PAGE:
An ash plume originating from Bagana at right, just below the dark-colored caldera lake of Billy Mitchell
|Elevation||1,750 m (5,740 ft)|
|Location||Bougainville, Papua New Guinea|
|Parent range||Emperor Range|
|Mountain type||Lava cone|
|Last eruption||2000 to 2015 (ongoing)|
Mt Bagana is an active volcano located in the centre of the island of Bougainville, Papua New Guinea, the largest island of the Solomon group. It is the most active volcano in the country, occupying a remote portion of central Bougainville Island. One of Melanesia's youngest and most active volcanoes.
Bagana is a massive symmetrical, roughly 1750-m-high lava cone largely constructed by an accumulation of viscous andesitic lava flows. The entire lava cone could have been constructed in about 300 years at its present rate of lava production. Eruptive activity at Bagana is frequent and is characterized by non-explosive effusion of viscous lava that maintains a small lava dome in the summit crater, although explosive activity occasionally producing pyroclastic flows also occurs. Lava flows form dramatic, freshly preserved tongue-shaped lobes up to 50-m-thick with prominent levees that descend the volcano's flanks on all sides.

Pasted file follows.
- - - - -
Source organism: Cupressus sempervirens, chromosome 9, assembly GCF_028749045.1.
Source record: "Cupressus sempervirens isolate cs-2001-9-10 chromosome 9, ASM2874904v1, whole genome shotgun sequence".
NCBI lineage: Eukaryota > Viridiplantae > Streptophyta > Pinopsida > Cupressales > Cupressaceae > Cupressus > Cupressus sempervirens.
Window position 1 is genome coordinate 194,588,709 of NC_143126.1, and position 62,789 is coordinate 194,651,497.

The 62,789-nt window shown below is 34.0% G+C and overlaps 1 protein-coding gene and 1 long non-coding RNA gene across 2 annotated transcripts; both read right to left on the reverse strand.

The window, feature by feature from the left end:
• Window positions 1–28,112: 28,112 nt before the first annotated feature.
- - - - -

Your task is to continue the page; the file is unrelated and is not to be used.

Just north-east of Bagana is the volcano crater lake Billy Mitchell. Bagana is one of 17 post-Miocene strato volcanos on Bougainville. U.S. General Floyd L. Parks flew over the Solomon Islands on 27 October 1948 and witnessed the eruption of Bagana. His photographs of Bagana erupting were published in Life magazine.
- "Bagana". Global Volcanism Program. Smithsonian Institution.
- Blake, D.H., "Post miocene volcanoes on Bougainville Island, territory of Papua and New Guinea", Bulletin of Volcanology 1968, Vol. 32(1):121–138, retrieved 27 February 2010
- "Volcano erupts", Life Magazine, p. 42, 29 November 1948, retrieved 27 February 2010
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